Dogs may be man’s best friend, but how do our canine companions fare with babies? Dogs are like having another child; they can have quite the attitude, require lots of attention and care, and are reliant on their “parents.” So dogs can get jealous when a tiny human is suddenly a part of their home and needs Mom and Dad’s attention. The dog is a valuable part of the family too, so make bringing the baby home as seamless as possible for them!

Get a check up

Before bringing Baby home to meet your dog, take the pup to the vet. Make sure they are healthy, do not have anything that could hurt the baby (like worms or ticks), and are up to date on vaccines. Also consider neutering or spaying your dog, as the procedure makes it calmer and less aggressive.

Set up early

It can be difficult for dogs to see their whole home environment changed by the baby. Give them some space by making a dog area in a laundry room or spare room. Put a bed, treats, bowls, and toys here. Before bringing home your new bundle of joy, set up the baby furniture so the dog can get used to new changes. It is important to establish firm boundaries with behavior at this point. If you expect your dog to behave differently, like sleeping in a crate or no longer jumping on furniture, enforce these expectations before the baby comes home. If the dog has to deal with a new, tiny family member at the same time they are learning new rules, it can be overwhelming for the poor pup.

Smell it out

Bring home a baby blanket for the dog to sniff and get used to the baby’s smell. When you decide to introduce them, put the dog on a leash and bring the baby down to the dog’s level. Holding the baby over the dog encourages jumping. Watch your dog for any signs of aggression, but let them sniff and get used to the baby. Don’t allow them to lick the baby, as this is unsanitary.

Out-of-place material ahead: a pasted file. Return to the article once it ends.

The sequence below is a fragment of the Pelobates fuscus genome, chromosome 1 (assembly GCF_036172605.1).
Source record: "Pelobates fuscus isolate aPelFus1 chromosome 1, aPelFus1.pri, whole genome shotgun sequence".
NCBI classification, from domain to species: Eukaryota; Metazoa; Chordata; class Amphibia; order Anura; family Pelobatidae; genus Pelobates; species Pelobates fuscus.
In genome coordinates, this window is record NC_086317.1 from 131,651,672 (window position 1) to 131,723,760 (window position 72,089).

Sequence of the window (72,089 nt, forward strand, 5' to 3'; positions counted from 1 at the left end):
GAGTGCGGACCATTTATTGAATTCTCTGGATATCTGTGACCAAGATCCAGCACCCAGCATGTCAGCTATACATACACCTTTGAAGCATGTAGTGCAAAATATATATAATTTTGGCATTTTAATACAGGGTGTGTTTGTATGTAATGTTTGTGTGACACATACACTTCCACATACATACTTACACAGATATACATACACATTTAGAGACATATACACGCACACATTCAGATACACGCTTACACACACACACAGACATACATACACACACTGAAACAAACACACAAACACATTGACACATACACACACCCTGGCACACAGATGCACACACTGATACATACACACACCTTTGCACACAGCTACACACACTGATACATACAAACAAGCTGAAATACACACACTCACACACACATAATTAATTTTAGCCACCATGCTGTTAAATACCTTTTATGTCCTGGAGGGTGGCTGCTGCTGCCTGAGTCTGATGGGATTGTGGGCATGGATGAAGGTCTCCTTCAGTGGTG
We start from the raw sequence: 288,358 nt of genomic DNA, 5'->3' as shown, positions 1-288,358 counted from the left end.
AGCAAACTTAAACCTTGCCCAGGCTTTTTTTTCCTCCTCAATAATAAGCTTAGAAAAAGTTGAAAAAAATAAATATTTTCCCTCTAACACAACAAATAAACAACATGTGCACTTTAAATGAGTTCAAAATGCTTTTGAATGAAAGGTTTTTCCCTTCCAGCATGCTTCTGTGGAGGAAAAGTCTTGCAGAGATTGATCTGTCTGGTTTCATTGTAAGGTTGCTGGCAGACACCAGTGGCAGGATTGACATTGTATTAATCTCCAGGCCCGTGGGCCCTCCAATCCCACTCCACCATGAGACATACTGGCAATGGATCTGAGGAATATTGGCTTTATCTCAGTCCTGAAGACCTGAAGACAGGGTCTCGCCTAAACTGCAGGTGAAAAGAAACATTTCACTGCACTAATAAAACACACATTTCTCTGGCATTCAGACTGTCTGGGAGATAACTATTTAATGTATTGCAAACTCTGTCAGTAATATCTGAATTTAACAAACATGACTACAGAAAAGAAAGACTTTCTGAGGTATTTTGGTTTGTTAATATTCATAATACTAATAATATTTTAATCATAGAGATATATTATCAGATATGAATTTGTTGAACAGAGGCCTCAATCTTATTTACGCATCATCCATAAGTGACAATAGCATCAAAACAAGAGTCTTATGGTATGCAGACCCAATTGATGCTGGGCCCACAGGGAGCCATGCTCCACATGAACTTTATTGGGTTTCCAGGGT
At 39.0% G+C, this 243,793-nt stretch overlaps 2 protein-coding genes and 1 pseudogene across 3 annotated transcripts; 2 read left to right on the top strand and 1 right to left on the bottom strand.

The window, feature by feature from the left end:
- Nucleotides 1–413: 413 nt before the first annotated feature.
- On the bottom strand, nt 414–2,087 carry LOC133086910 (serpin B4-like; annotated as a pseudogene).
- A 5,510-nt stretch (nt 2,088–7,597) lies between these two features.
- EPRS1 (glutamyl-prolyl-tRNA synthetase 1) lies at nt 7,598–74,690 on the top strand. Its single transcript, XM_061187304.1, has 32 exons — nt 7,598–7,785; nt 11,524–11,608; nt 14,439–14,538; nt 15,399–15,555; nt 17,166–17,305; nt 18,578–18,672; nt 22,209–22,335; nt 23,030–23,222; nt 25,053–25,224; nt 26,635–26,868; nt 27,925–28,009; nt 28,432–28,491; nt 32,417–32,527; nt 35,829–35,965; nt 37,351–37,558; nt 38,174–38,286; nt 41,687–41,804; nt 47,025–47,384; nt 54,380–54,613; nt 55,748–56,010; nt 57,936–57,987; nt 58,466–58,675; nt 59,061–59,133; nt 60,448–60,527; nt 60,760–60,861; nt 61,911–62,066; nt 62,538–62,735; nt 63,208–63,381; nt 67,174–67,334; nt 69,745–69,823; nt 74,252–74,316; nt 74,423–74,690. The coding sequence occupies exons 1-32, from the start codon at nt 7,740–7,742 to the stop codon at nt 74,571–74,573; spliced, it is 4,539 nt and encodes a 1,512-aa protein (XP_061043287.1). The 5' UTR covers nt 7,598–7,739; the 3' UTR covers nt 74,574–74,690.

No matter how well the initial introduction goes, don’t leave the dog alone with baby. Animals can have sudden mood swings and get territorial or scared and react unpredictably. Use baby gates to limit the pets access.

A gentle touch

As the dog learns to respect the baby, teach Baby to respect the dog as they continue to grow. Show the baby how to pet the dog in a way that is enjoyable for it, as children often pet too roughly or erratically. Stop the little one from pulling or tugging on the dog’s ears, fur, or tail. As they get older, show your child how to care for the dog, like giving it treats or new water.

 

Remember that friendships are forged in a day. It might take a while for the dog to become comfortable with the baby (and vice versa!), but as the baby grows, it will always love the companionship of the family dog!

 


EXTRA TIP: Children’s’ immune systems are still developing and are not as advanced as adults, thus they can more easily get illnesses. Some animals should not be allowed around children under five as they can carry salmonella and other harmful germs. These animals include lizards, aquatic turtles, snakes, frogs, ducklings, and chicks.

 

By Kelsey Sinclair